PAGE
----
SO­LENT FORTS IN HAMP­SHIRE

Amaz­ing Venues lives up to its name with these his­toric So­lent mas­ter­pieces, re­mote but just a mile off the Hamp­shire coast

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From Fortresses to 4* Ho­tels, unique desti­na­tions where sea view rooms are guar­an­teed.

WITH ALL THE IMAG­I­NA­TION, in­ge­nu­ity and wealth of Vic­to­rian Bri­tain, the pos­si­bil­ity of in­va­sion, by sea, from across the English Chan­nel was viewed not as a threat but as an op­por­tu­nity to demon­strate the re­solve of the res­i­dents of these Bri­tish Isles. Long be­fore they be­came friends and al­lies through the ‘En­tente Cor­diale’, the French and the Bri­tish had, for cen­turies, vied for Euro­pean and, through coloni­sa­tion, global su­pe­ri­or­ity. This en­mity did not cease in 1815, with the great Bat­tle of Water­loo, and, fifty years later, it ap­peared that an­other con­flict was likely. Pro­tect­ing the great naval base at Portsmouth was seen as cru­cially im­por­tant and five great fortresses were built, along the over­look­ing hills, to de­fend the city from land in­va­sion. Ac­cess from the sea could not be more than ‘dis­cour­aged’ by bat­ter­ies on the coast and the Isle of Wight and, to be cer­tain of se­cu­rity, a se­ries of ar­ti­fi­cial, heav­ily-for­ti­fied is­lands were cre­ated in the murky wa­ters of the So­lent, that lively stretch of wa­ter be­tween Hamp­shire and the Is­land. So were born the So­lent Forts, called Spit­bank, No Man’s and Horse Sand. How­ever, by the time they were com­pleted, the French ag­gres­sion had been dis­tracted by an­other Euro­pean neigh­bour and the forts were no longer re­quired. Col­lec­tively, the build­ings be­came known, un­kindly, as ‘Palmer­ston’s Fol­lies’, and never fired a shot in anger un­til the Luft­waffe threat­ened Portsmouth. Af­ter decades of ne­glect, af­ter WWII, the Forts were ac­quired by the imag­i­na­tive ho­tel chain, Amaz­ing Venues, with the in­ten­tion of cre­at­ing unique recre­ational desti­na­tions and they have achieved this – mag­nif­i­cently. Horse Sand re­mains a ‘work in progress’, cur­rently de­layed by the pres­ence of a res­i­dent fam­ily of pere­grine fal­cons, but the 9-suite Spit­bank

and its big­ger sis­ter, the 22-suite No Man’s, are spec­tac­u­larly open for busi­ness, whether overnight stays, cor­po­rate events or wed­dings. Events for up to 200 guests (60 on Spit­bank) can be ac­com­mo­dated, dur­ing the day, but most would have to leave on the last boat. While both are ac­cessed by wa­ter-taxis from Gun­wharf Quays, the larger fort also has a he­li­pad, ideal for grand ar­rivals and mak­ing a last­ing im­pres­sion. More fa­cil­i­ties, in­clud­ing a Laz­erquest in the base­ment, have been in­stalled on No Man’s as more of the orig­i­nal con­struc­tion had been lost, over the years of dere­lic­tion. Spit­bank, largely un­dam­aged, has been pro­tected from in­ap­pro­pri­ate devel­op­ment by its sta­tus, equiv­a­lent to that of Stone­henge, as a Sched­uled An­cient Mon­u­ment and the de­sign­ers have been scrupu­lously care­ful to pre­serve, in situ, all the fit­ments that demon­strate the pur­pose for which it was in­tended. The se­ries of great can­non em­bra­sures, even with­out the can­non, still have, in the vaulted, ex­posed brick­work, the stout hoops and hooks by means of which they would have been re­strained and reloaded and ham­mock-hooks for the gun­ners. In the same zone, but fac­ing to­wards the in­ner court­yard, smaller ar­eas have been sep­a­rated off by tim­ber walls and re-des­ig­nated Guards-, Comms- and Wash-rooms, all suit­ably fur­nished. The whole sec­tion is warmly and com­fort­ably pre­sented as the Nel­son Lounge, the per­fect place to meet your fel­low-guests and while away a stormy night, on the same level as the nine spa­cious, and im­mac­u­late, en-suite guest-suites and con­ve­niently close to the ‘Of­fi­cers’ Mess’ (din­ing-room) where the most sump­tu­ous din­ners and sub­stan­tial break­fasts are served. On the up­per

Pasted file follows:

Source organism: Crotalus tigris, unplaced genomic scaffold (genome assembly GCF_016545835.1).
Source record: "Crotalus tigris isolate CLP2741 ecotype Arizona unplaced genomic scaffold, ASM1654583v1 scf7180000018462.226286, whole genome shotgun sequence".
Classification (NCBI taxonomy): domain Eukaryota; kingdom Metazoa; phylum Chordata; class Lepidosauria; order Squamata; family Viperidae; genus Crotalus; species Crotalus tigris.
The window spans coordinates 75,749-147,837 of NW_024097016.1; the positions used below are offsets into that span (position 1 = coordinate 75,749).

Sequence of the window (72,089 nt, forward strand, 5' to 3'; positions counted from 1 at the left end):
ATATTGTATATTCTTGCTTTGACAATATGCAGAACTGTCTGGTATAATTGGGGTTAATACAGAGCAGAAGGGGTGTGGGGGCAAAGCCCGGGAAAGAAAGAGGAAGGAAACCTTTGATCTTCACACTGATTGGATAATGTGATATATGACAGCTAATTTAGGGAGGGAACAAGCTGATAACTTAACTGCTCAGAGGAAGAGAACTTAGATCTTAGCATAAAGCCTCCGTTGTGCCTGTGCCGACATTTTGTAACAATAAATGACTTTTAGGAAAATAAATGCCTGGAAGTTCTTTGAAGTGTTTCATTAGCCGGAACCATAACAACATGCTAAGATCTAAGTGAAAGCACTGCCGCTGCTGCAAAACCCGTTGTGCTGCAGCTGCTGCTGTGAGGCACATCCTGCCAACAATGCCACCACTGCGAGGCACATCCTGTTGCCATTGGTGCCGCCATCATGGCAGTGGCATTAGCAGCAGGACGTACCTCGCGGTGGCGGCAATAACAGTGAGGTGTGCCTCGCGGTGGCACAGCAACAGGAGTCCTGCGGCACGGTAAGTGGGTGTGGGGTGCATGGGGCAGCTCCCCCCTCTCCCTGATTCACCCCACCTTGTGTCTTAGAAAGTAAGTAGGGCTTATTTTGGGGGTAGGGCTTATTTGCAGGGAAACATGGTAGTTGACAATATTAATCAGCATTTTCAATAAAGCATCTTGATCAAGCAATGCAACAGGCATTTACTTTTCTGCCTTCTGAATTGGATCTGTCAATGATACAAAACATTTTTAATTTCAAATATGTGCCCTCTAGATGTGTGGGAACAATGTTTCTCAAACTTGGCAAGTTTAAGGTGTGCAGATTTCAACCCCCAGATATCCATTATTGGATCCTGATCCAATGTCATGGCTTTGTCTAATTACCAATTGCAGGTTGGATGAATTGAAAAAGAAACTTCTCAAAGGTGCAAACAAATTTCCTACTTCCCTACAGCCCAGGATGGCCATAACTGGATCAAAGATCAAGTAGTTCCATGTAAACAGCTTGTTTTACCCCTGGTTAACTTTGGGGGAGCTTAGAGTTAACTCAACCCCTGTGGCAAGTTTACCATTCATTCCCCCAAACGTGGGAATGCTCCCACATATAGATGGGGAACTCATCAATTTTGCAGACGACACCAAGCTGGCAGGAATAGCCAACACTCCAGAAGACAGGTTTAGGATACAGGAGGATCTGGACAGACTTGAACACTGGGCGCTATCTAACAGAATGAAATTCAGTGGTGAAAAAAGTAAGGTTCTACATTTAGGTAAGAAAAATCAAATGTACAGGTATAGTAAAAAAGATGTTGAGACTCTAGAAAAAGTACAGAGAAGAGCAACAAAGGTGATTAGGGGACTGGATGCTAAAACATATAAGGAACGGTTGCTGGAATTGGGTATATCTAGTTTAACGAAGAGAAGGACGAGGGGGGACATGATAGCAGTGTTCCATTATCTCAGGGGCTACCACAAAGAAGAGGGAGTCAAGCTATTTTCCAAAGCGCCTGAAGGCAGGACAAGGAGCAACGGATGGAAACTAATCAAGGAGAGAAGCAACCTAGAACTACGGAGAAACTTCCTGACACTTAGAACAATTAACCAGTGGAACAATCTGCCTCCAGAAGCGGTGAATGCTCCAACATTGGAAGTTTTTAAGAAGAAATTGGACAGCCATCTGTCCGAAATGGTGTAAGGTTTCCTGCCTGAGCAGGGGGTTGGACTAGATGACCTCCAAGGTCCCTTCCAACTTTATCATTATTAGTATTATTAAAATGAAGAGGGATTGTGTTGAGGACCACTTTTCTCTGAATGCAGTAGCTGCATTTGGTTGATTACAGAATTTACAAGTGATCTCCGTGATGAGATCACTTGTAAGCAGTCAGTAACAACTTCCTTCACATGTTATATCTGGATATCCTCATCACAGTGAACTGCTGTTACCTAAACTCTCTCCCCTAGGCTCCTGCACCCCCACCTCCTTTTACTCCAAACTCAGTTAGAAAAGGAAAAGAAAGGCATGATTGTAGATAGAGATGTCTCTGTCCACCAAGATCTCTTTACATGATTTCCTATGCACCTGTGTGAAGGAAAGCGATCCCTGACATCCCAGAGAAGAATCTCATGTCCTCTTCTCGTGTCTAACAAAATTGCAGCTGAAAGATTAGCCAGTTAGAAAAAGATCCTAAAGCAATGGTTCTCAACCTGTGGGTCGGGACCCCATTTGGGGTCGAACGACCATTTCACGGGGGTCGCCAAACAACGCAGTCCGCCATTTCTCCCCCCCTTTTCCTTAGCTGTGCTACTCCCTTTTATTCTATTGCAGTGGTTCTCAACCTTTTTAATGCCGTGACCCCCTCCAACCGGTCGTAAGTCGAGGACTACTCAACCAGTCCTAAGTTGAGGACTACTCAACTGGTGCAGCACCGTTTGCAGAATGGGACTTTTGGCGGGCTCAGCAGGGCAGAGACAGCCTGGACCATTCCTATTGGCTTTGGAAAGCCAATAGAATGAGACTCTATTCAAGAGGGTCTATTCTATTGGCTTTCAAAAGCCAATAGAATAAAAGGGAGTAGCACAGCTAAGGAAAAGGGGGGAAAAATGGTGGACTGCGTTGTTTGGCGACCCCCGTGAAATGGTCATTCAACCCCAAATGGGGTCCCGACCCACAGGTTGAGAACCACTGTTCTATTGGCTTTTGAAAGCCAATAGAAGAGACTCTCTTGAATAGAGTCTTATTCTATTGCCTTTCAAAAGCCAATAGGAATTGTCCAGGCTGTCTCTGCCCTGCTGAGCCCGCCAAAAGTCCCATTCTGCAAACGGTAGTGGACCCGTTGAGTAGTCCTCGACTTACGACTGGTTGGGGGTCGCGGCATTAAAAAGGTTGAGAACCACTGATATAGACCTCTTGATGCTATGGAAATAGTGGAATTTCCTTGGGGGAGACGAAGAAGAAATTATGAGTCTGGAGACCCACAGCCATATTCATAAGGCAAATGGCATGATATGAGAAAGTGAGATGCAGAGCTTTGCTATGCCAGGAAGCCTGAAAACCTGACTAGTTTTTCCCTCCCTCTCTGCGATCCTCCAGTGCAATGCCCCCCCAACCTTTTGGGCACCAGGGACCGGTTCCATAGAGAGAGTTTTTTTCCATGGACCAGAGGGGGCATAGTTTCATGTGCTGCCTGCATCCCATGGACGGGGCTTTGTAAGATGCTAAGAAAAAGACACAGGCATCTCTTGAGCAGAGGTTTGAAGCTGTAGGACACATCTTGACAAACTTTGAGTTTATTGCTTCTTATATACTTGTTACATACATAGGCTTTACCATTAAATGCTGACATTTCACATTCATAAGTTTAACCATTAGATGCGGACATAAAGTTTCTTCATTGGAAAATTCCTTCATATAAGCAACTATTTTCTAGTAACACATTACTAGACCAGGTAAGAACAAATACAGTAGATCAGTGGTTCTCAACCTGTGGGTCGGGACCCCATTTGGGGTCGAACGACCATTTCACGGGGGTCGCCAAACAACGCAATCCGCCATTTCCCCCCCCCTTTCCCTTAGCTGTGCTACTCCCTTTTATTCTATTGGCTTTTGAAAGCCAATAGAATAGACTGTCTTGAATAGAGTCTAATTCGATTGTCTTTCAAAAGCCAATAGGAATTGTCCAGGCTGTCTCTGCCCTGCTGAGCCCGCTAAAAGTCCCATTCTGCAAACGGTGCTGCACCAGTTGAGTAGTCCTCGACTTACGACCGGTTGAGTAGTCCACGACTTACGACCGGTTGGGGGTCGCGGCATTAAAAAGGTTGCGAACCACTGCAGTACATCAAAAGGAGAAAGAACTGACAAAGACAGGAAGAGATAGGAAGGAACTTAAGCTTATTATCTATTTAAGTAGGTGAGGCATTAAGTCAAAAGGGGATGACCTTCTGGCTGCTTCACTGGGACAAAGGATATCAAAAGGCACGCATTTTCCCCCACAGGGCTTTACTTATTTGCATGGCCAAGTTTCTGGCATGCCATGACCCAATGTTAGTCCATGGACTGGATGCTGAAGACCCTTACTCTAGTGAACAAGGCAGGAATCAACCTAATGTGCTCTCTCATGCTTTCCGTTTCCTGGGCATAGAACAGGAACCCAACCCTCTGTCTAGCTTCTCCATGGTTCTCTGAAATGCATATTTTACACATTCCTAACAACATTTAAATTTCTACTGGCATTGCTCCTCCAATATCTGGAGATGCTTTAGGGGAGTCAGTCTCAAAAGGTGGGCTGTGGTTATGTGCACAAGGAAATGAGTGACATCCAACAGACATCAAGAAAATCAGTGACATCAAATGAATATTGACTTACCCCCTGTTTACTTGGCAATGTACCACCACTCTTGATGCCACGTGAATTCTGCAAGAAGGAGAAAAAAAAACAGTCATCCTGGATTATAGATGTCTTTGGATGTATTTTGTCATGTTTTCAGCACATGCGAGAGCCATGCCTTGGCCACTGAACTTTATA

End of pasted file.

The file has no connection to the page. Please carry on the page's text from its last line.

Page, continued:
DE­SERVEDLY pop­u­lar for ex­clu­sive-use book­ings, the Forts are CERTAINLYNOT for­bid­ding to visit ASACOUPLE”

lev­els are the hot-tub, the sauna and all man­ner of re­lax­ation ar­eas for fish­ing, re­clin­ing or just sea- or sun­set-watch­ing. Im­por­tantly, there is also the ‘Crow’s Nest’, a fully-glazed bar for the lunchtime buf­fet and as­so­ci­ated re­fresh­ment, in­clud­ing spe­cially-brewed Spit Beer – much bet­ter-tast­ing than it sounds! Pure, fresh wa­ter is still drawn from the Vic­to­rian’ arte­sian well and power is pro­vided by the mod­ern, diesel gen­er­a­tor. In the lower reaches of Spit­bank, com­pletely un­changed and un­spoilt, are spooky re­minders of the pur­pose for which the fort was built, the great mag­a­zines for stor­ing am­mu­ni­tion, the ma­chin­ery for hoist­ing shells up to the guns, the blast cham­bers and nar­row es­cape-hatches and pas­sages – all eerily quiet, as though only re­cently evac­u­ated. De­servedly pop­u­lar for ex­clu­sive-use book­ings, the Forts are cer­tainly not for­bid­ding to visit as a cou­ple. Al­most in­evitably, you will be drawn into the con­vivial at­mos­phere cre­ated by be­ing a part of a small group, each of whose mem­bers is ex­pe­ri­enc­ing the same sense of re­mote­ness, away from the real world, and com­ing to terms with the in­evitabil­ity that, once the last boat has left, this 150 yearold fortress is your se­cure sanc­tu­ary. Not only that, but the re­mote­ness, the quiet­ness (even the gulls seem sub­dued) and the abil­ity to leave the world be­hind make for a per­fect ex­er­cise in E.R.T. – En­forced Re­lax­ation Ther­apy. Even for the most jaded, and world-weary, ho­tel vis­i­tor the So­lent Forts ex­pe­ri­ence is to­tally un­like any other – and in a very good way!

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